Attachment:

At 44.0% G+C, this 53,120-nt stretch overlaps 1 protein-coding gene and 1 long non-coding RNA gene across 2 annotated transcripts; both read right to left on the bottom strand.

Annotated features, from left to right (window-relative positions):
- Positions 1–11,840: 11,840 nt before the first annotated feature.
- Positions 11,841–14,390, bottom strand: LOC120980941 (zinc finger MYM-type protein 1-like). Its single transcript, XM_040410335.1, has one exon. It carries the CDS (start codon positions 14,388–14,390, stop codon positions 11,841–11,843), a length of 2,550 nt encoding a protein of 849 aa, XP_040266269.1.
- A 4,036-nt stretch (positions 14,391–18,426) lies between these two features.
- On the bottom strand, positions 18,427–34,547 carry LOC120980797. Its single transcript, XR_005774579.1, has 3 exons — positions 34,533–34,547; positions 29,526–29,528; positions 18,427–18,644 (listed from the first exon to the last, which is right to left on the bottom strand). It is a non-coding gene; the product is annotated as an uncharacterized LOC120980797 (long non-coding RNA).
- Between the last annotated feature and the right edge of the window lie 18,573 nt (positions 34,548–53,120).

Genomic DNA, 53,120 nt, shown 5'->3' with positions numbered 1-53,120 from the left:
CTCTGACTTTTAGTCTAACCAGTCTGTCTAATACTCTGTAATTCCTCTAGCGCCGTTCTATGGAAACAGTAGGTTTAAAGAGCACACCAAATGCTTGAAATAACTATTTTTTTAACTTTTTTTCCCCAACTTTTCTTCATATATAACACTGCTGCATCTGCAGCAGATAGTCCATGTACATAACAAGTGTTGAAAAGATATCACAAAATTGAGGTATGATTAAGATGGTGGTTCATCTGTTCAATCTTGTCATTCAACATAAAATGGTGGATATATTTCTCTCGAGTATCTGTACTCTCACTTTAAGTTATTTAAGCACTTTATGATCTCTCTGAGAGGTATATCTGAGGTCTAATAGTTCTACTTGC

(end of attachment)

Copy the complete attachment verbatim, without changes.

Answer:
At 44.0% G+C, this 53,120-nt stretch overlaps 1 protein-coding gene and 1 long non-coding RNA gene across 2 annotated transcripts; both read right to left on the bottom strand.

Annotated features, from left to right (window-relative positions):
- Positions 1–11,840: 11,840 nt before the first annotated feature.
- Positions 11,841–14,390, bottom strand: LOC120980941 (zinc finger MYM-type protein 1-like). Its single transcript, XM_040410335.1, has one exon. It carries the CDS (start codon positions 14,388–14,390, stop codon positions 11,841–11,843), a length of 2,550 nt encoding a protein of 849 aa, XP_040266269.1.
- A 4,036-nt stretch (positions 14,391–18,426) lies between these two features.
- On the bottom strand, positions 18,427–34,547 carry LOC120980797. Its single transcript, XR_005774579.1, has 3 exons — positions 34,533–34,547; positions 29,526–29,528; positions 18,427–18,644 (listed from the first exon to the last, which is right to left on the bottom strand). It is a non-coding gene; the product is annotated as an uncharacterized LOC120980797 (long non-coding RNA).
- Between the last annotated feature and the right edge of the window lie 18,573 nt (positions 34,548–53,120).

Genomic DNA, 53,120 nt, shown 5'->3' with positions numbered 1-53,120 from the left:
CTCTGACTTTTAGTCTAACCAGTCTGTCTAATACTCTGTAATTCCTCTAGCGCCGTTCTATGGAAACAGTAGGTTTAAAGAGCACACCAAATGCTTGAAATAACTATTTTTTTAACTTTTTTTCCCCAACTTTTCTTCATATATAACACTGCTGCATCTGCAGCAGATAGTCCATGTACATAACAAGTGTTGAAAAGATATCACAAAATTGAGGTATGATTAAGATGGTGGTTCATCTGTTCAATCTTGTCATTCAACATAAAATGGTGGATATATTTCTCTCGAGTATCTGTACTCTCACTTTAAGTTATTTAAGCACTTTATGATCTCTCTGAGAGGTATATCTGAGGTCTAATAGTTCTACTTGC